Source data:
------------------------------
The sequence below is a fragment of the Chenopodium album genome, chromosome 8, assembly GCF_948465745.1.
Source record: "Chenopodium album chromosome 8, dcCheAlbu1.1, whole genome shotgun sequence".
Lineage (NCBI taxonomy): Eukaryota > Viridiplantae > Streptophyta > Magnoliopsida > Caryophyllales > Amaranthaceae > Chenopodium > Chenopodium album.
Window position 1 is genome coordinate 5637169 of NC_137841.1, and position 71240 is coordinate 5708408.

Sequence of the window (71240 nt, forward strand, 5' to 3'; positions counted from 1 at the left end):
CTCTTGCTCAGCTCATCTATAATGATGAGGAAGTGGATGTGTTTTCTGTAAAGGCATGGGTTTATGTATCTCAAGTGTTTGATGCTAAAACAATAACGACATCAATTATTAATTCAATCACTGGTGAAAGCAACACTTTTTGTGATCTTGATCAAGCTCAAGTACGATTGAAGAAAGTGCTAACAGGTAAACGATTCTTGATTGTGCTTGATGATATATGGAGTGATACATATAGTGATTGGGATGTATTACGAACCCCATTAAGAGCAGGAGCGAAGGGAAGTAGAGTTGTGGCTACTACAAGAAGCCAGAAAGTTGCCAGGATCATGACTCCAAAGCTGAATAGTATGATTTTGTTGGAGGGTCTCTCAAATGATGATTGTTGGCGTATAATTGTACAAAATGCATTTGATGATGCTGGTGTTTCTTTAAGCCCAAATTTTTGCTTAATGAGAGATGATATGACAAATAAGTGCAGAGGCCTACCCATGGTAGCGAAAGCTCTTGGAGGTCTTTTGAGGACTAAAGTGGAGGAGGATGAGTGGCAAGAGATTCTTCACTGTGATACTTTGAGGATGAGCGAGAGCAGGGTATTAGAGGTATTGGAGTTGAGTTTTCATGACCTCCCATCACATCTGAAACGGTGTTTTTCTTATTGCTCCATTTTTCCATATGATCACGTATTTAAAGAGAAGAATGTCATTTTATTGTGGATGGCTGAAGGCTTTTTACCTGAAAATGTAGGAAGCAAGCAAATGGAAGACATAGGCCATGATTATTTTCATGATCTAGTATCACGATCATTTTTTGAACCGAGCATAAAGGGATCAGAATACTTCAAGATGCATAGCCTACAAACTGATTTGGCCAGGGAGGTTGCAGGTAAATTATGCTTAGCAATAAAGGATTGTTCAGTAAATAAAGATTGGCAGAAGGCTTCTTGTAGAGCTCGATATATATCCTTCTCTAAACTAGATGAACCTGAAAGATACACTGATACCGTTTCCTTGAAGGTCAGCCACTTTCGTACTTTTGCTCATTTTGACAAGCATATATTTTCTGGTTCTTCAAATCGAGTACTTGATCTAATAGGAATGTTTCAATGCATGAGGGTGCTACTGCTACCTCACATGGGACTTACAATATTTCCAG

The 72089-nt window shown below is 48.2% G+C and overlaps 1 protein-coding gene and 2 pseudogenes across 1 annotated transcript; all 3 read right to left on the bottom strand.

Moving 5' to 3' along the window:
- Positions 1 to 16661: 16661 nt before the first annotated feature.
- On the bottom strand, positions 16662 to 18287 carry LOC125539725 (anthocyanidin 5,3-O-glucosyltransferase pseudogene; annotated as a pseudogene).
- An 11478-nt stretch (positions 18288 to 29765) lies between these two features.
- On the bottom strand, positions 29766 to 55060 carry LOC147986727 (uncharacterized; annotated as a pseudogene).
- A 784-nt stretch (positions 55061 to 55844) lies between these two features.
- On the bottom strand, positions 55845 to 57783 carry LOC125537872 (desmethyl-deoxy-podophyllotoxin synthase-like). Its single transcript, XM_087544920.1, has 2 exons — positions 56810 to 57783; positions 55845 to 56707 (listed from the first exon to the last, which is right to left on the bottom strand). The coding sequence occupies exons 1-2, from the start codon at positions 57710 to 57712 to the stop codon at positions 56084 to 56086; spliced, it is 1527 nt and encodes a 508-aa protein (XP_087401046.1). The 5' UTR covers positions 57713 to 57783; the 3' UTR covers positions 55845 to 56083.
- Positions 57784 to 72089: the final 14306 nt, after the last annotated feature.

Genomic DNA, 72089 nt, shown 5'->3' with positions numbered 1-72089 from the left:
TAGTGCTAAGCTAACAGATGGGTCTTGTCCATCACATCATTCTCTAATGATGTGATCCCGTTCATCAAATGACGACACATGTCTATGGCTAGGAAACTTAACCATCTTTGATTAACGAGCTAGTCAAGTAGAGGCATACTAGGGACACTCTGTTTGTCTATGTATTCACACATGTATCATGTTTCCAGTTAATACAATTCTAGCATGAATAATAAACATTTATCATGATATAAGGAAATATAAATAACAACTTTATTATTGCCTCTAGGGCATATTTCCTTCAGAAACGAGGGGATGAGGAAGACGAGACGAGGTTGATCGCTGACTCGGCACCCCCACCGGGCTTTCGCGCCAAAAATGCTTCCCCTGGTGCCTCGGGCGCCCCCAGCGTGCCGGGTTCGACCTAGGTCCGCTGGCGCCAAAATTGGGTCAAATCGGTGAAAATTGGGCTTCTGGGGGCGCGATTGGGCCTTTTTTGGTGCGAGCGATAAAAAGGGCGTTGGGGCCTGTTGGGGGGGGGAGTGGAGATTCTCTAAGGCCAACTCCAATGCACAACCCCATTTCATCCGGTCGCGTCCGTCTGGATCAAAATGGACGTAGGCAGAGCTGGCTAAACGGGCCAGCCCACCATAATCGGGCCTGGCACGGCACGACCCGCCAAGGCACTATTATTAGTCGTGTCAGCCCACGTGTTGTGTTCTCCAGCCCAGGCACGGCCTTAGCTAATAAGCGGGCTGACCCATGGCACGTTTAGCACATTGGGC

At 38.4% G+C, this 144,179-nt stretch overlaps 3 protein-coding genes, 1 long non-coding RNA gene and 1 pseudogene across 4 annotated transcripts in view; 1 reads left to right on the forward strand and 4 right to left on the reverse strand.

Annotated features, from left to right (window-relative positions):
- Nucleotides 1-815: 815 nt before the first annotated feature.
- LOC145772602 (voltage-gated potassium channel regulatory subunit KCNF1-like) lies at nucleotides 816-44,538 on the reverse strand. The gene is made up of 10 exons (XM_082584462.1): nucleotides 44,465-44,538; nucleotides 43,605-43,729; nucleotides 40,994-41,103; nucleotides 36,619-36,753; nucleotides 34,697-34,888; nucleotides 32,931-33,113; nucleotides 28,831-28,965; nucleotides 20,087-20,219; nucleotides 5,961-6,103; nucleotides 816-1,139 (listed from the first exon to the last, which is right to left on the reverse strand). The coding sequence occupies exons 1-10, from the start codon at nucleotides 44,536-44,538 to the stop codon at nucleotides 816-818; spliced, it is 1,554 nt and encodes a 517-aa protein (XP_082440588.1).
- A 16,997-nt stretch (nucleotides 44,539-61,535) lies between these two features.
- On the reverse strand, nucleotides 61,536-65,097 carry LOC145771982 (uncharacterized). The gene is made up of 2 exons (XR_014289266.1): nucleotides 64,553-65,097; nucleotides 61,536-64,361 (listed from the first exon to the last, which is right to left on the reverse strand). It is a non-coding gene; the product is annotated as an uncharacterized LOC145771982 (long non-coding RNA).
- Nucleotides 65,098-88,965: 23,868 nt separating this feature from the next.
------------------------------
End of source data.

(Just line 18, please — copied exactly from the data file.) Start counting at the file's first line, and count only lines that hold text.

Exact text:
At 38.4% G+C, this 144,179-nt stretch overlaps 3 protein-coding genes, 1 long non-coding RNA gene and 1 pseudogene across 4 annotated transcripts in view; 1 reads left to right on the forward strand and 4 right to left on the reverse strand.